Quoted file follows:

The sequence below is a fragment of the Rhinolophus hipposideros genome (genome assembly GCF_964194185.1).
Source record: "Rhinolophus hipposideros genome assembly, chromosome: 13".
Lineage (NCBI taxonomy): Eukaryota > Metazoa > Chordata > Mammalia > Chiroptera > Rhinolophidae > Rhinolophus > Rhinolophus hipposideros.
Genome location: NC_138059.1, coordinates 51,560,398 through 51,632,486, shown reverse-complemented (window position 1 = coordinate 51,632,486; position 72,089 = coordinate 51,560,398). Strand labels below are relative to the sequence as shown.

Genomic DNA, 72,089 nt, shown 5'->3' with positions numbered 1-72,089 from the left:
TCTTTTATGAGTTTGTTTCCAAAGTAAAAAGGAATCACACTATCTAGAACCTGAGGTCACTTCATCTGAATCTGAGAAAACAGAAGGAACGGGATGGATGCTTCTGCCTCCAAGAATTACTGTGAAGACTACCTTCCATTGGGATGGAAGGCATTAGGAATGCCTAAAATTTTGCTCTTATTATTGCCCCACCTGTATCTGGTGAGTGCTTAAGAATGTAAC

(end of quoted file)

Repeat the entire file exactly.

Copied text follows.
The sequence below is a fragment of the Rhinolophus hipposideros genome (genome assembly GCF_964194185.1).
Source record: "Rhinolophus hipposideros genome assembly, chromosome: 13".
Lineage (NCBI taxonomy): Eukaryota > Metazoa > Chordata > Mammalia > Chiroptera > Rhinolophidae > Rhinolophus > Rhinolophus hipposideros.
Genome location: NC_138059.1, coordinates 51,560,398 through 51,632,486, shown reverse-complemented (window position 1 = coordinate 51,632,486; position 72,089 = coordinate 51,560,398). Strand labels below are relative to the sequence as shown.

Genomic DNA, 72,089 nt, shown 5'->3' with positions numbered 1-72,089 from the left:
TCTTTTATGAGTTTGTTTCCAAAGTAAAAAGGAATCACACTATCTAGAACCTGAGGTCACTTCATCTGAATCTGAGAAAACAGAAGGAACGGGATGGATGCTTCTGCCTCCAAGAATTACTGTGAAGACTACCTTCCATTGGGATGGAAGGCATTAGGAATGCCTAAAATTTTGCTCTTATTATTGCCCCACCTGTATCTGGTGAGTGCTTAAGAATGTAAC